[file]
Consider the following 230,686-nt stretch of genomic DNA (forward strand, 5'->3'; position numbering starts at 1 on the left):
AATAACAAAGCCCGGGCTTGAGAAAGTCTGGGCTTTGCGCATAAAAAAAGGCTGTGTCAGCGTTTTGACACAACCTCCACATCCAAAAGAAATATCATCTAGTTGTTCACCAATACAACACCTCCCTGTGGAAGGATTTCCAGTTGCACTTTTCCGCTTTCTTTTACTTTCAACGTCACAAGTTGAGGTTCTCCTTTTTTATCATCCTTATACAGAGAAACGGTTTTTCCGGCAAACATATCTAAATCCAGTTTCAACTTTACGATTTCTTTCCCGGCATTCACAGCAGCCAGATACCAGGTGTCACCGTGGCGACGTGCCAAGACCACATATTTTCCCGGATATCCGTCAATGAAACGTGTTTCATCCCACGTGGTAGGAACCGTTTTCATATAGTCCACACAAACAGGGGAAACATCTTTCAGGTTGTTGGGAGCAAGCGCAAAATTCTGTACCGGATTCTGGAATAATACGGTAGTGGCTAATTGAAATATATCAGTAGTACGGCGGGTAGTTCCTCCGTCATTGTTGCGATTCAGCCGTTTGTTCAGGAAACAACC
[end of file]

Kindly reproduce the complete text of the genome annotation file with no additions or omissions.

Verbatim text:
Consider the following 230,686-nt stretch of genomic DNA (forward strand, 5'->3'; position numbering starts at 1 on the left):
AATAACAAAGCCCGGGCTTGAGAAAGTCTGGGCTTTGCGCATAAAAAAAGGCTGTGTCAGCGTTTTGACACAACCTCCACATCCAAAAGAAATATCATCTAGTTGTTCACCAATACAACACCTCCCTGTGGAAGGATTTCCAGTTGCACTTTTCCGCTTTCTTTTACTTTCAACGTCACAAGTTGAGGTTCTCCTTTTTTATCATCCTTATACAGAGAAACGGTTTTTCCGGCAAACATATCTAAATCCAGTTTCAACTTTACGATTTCTTTCCCGGCATTCACAGCAGCCAGATACCAGGTGTCACCGTGGCGACGTGCCAAGACCACATATTTTCCCGGATATCCGTCAATGAAACGTGTTTCATCCCACGTGGTAGGAACCGTTTTCATATAGTCCACACAAACAGGGGAAACATCTTTCAGGTTGTTGGGAGCAAGCGCAAAATTCTGTACCGGATTCTGGAATAATACGGTAGTGGCTAATTGAAATATATCAGTAGTACGGCGGGTAGTTCCTCCGTCATTGTTGCGATTCAGCCGTTTGTTCAGGAAACAACC